Joy Like Jesus
What is that gives you joy? What is it that gets you ‘up’, feeling happy, great, on top of the world? Often, we are tempted to ignore those things of permanence that can be a perpetual source of joy in an attempt to find a ‘quick fix’ happiness in temporary things.
I’ll never forget Christmas when I was seven years old. My parents liked to leave a few gifts unwrapped because they enjoyed the momentary sensation of watching my sister and I walk into a room to be awed by whatever Christmas surprise waited for us. And as I entered our living room that year, my eye was captured by whatever they had set out. I moved towards the visible gifts, and in doing so, walked right past the main thing: a little boxer puppy.
Yes, that was the year my parents gave me a dog for Christmas. And yes – dogs are not just for Christmas – that little puppy became my best friend ever. But the point is that – like me – we often derive joy from things that are temporary. I don’t remember anything else I got for Christmas that year. As we look at Luke 10:21-24, we learn what gives Jesus joy, and through him, to root our joy in things of permanence.
The Joy of Jesus
This is what we read in Luke 10:21:
In that same hour he rejoiced in the Holy Spirit and said, “I thank you, Father, Lord of heaven and earth, that you have hidden these things from the wise and understanding and revealed them to little children; yes, Father, for such was your gracious will.
Remember, this prayer and praise moment Jesus has immediately follows his conversation with the disciples in which he told them not to rejoice that the demons are subject to him, but to rejoice that their names are written in heave.
First, note that God is sovereign in salvation, revealing himself to those who don’t deserve it. Second, notice that Jesus is intimately related to God, calling him Father. But what really got Jesus excited is God’s gracious will – keeping things hidden from those who think they deserve salvation, revealing them to ‘little children’, those who acknowledge their need. The disciples have a privileged place in that they have been given this revelation – by grace.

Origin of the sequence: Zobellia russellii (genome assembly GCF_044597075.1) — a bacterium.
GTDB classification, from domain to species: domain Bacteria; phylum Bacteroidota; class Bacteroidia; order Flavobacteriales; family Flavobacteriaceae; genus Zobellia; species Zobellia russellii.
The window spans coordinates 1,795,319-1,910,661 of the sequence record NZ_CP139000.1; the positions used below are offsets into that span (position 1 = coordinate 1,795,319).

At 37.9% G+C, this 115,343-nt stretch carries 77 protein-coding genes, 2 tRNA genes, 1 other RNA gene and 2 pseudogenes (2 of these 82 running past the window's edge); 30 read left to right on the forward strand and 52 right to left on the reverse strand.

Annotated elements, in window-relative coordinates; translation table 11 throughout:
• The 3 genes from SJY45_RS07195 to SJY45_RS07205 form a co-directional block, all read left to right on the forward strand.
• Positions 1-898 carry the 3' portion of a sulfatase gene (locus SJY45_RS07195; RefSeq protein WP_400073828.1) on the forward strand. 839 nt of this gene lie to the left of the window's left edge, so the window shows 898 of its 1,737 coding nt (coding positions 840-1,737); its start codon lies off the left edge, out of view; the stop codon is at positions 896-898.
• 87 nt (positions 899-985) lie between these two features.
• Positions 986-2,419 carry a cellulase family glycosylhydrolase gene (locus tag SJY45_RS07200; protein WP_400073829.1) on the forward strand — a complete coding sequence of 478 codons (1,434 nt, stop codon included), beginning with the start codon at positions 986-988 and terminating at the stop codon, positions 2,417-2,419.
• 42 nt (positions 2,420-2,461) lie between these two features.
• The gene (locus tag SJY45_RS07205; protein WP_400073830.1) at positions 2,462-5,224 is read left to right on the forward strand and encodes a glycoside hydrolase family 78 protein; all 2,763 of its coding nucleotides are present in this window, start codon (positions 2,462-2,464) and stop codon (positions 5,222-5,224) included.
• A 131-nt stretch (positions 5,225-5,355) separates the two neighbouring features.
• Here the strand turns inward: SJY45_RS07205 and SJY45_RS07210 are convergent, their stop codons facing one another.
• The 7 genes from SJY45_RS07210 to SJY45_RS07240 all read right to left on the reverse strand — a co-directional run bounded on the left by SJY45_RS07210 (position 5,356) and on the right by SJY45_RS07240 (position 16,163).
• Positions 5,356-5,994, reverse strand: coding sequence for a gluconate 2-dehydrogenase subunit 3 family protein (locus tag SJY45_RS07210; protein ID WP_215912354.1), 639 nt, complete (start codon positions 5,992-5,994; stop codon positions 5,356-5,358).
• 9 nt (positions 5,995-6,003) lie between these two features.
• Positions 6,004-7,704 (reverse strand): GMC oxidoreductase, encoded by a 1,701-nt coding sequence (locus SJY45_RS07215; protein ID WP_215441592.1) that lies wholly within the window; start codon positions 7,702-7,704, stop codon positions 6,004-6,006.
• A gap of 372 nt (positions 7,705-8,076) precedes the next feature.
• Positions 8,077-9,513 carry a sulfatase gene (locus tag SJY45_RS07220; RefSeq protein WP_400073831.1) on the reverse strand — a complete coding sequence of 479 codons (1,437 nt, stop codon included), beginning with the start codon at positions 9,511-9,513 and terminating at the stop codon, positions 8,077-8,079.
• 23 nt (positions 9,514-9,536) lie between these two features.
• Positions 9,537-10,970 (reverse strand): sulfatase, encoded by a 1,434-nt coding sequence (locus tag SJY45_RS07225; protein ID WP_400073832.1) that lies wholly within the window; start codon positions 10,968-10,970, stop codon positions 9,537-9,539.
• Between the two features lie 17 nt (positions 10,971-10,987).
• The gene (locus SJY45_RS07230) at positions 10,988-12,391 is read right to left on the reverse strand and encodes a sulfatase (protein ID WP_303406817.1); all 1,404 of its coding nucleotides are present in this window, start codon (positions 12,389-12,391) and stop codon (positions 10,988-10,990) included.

In short: God opposes the proud but gives grace to the humble (James 4:6). God’s pleasure reaches down to those who seem to have nothing to offer but their need, yet he gives them everything in terms of spiritual blessing.
Jesus gives us an example of praising God for his grace in salvation. Likewise, we should give God thanks and praise for the position we have.
The Authority of Jesus
Look at Luke 10:22:
All things have been handed over to me by my Father, and no one knows who the Son is except the Father, or who the Father is except the Son and anyone to whom the Son chooses to reveal him.
There is an important description of Jesus’ authority here: God the Father has given Jesus all authority. Within the Trinity there is a relationship of hierarchy – equality with distinction of function. This is consistent with what we read in John 5:19: